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Ivory Coast's Ouattara Says He'll Seek Re-election in 2015

Ivory Coast President Alassane Ouattara attends the sixth joint AU/ECA Conference of African Ministers of Finance and Economic Development in Abidjan, Ivory Coast, March 2013.
Ivory Coast President Alassane Ouattara attends the sixth joint AU/ECA Conference of African Ministers of Finance and Economic Development in Abidjan, Ivory Coast, March 2013.
Reuters
Ivory Coast's President Alassane Ouattara said Wednesday that he would seek re-election for a second term in 2015 in the world's top cocoa grower, the first time he has publicly commented on his leadership plans.

Ouattara won a November 2010 election but only took power in April 2011 after winning a brief civil war, thanks to French support, against fighters loyal to former president Laurent Gbagbo.

Since then Ouattara has won international praise and financial backing for his efforts to rebuild a country that was Francophone Africa's powerhouse before a decade of conflict triggered political deadlock and economic stagnation.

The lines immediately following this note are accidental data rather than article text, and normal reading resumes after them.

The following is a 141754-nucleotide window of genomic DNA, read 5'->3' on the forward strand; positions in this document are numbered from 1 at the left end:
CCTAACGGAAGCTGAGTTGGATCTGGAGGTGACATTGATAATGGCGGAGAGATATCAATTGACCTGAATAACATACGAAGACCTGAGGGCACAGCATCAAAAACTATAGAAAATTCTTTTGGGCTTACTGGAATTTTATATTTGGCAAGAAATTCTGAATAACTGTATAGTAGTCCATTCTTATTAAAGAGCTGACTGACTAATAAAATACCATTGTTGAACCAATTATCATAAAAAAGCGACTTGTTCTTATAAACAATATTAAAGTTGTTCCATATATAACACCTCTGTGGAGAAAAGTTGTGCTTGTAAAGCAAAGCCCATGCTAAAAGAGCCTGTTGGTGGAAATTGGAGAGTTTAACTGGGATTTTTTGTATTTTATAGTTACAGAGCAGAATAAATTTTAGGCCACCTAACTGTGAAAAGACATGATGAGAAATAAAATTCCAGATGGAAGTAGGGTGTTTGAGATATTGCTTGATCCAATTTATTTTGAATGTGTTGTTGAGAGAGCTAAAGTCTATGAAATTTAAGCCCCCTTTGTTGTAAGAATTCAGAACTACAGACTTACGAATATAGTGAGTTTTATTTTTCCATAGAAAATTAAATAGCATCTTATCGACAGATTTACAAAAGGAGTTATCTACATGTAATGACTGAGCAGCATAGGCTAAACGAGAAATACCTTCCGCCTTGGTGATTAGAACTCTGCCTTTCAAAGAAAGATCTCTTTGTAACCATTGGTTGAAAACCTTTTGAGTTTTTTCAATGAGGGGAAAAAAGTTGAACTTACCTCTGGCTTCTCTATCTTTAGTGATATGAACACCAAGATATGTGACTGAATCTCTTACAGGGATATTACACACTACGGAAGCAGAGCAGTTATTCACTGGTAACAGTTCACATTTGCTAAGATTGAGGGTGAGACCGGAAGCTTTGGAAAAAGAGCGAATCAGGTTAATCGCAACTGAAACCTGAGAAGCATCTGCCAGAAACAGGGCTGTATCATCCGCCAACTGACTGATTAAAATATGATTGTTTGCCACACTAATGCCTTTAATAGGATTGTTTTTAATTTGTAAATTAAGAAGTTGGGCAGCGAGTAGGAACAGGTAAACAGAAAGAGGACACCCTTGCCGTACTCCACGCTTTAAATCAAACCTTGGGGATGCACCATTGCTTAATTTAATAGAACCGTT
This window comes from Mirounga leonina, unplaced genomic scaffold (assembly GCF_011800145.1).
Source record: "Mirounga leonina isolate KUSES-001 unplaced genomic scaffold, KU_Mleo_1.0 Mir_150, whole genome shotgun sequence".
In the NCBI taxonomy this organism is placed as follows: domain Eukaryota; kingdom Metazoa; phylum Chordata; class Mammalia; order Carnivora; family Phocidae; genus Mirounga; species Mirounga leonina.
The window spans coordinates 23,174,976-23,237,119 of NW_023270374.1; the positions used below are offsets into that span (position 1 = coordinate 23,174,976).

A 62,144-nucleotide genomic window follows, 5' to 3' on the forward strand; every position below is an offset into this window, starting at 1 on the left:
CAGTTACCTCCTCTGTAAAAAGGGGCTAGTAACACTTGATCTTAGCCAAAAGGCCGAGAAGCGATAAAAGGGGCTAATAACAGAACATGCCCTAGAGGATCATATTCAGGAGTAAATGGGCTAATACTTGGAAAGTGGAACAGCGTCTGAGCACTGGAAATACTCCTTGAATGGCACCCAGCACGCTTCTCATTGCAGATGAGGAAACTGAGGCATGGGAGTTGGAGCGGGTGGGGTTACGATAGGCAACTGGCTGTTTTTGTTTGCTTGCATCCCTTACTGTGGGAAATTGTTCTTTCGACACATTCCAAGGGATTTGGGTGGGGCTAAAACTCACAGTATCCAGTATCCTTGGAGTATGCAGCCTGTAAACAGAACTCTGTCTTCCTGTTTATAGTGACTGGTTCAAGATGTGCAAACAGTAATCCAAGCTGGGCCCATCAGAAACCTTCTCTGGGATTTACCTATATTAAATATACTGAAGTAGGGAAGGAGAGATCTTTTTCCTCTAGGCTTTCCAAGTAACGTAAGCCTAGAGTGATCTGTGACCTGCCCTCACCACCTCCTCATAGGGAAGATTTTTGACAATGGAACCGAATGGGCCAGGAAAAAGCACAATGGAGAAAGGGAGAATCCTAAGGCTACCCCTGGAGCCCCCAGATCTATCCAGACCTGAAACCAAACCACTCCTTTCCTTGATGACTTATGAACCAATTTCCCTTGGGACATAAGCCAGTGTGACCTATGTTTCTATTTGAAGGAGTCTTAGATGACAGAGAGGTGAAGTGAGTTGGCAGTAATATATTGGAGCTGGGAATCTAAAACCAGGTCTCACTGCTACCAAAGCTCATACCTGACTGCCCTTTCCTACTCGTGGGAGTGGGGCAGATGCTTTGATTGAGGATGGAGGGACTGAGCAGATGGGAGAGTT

“I have decided to seek a second term so I can continue the work that I have started,” said Ouattara during a visit to the northern town of M'Bengue, in comments broadcast on state television.

During the last two years, investors have flocked to Ivory Coast to tap opportunities in agriculture, mining, oil and other industries, propelling economic growth to 9.8 percent last year.

Ouattara has struggled to push through reconciliation efforts, however, after years of tensions left the country deeply divided. The brief civil war in 2011 killed about 3,000 people.

While Gbagbo and many of his allies have been arrested, Ouattara has been accused of failing to investigate alleged abuses by the former rebels who backed him in the conflict and, according to U.N. experts, are maintaining criminal networks.

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